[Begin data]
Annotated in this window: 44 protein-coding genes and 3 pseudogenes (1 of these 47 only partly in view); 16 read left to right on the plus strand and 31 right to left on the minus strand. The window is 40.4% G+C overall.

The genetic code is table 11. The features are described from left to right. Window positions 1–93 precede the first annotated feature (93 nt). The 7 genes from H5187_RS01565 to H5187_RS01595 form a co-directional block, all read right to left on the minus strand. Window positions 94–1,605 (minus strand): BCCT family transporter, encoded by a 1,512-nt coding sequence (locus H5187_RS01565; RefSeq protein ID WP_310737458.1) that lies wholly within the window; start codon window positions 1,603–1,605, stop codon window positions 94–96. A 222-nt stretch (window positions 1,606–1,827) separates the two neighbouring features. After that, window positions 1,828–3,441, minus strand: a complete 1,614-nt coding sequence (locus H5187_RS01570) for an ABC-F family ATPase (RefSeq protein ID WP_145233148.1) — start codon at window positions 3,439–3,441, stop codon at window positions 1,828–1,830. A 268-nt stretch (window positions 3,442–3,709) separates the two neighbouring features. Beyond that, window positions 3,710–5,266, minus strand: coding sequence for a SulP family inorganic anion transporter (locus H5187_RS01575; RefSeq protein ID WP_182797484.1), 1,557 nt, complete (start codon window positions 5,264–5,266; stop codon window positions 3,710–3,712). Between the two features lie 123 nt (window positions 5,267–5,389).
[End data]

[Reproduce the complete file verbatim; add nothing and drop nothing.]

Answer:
Annotated in this window: 44 protein-coding genes and 3 pseudogenes (1 of these 47 only partly in view); 16 read left to right on the plus strand and 31 right to left on the minus strand. The window is 40.4% G+C overall.

The genetic code is table 11. The features are described from left to right. Window positions 1–93 precede the first annotated feature (93 nt). The 7 genes from H5187_RS01565 to H5187_RS01595 form a co-directional block, all read right to left on the minus strand. Window positions 94–1,605 (minus strand): BCCT family transporter, encoded by a 1,512-nt coding sequence (locus H5187_RS01565; RefSeq protein ID WP_310737458.1) that lies wholly within the window; start codon window positions 1,603–1,605, stop codon window positions 94–96. A 222-nt stretch (window positions 1,606–1,827) separates the two neighbouring features. After that, window positions 1,828–3,441, minus strand: a complete 1,614-nt coding sequence (locus H5187_RS01570) for an ABC-F family ATPase (RefSeq protein ID WP_145233148.1) — start codon at window positions 3,439–3,441, stop codon at window positions 1,828–1,830. A 268-nt stretch (window positions 3,442–3,709) separates the two neighbouring features. Beyond that, window positions 3,710–5,266, minus strand: coding sequence for a SulP family inorganic anion transporter (locus H5187_RS01575; RefSeq protein ID WP_182797484.1), 1,557 nt, complete (start codon window positions 5,264–5,266; stop codon window positions 3,710–3,712). Between the two features lie 123 nt (window positions 5,267–5,389).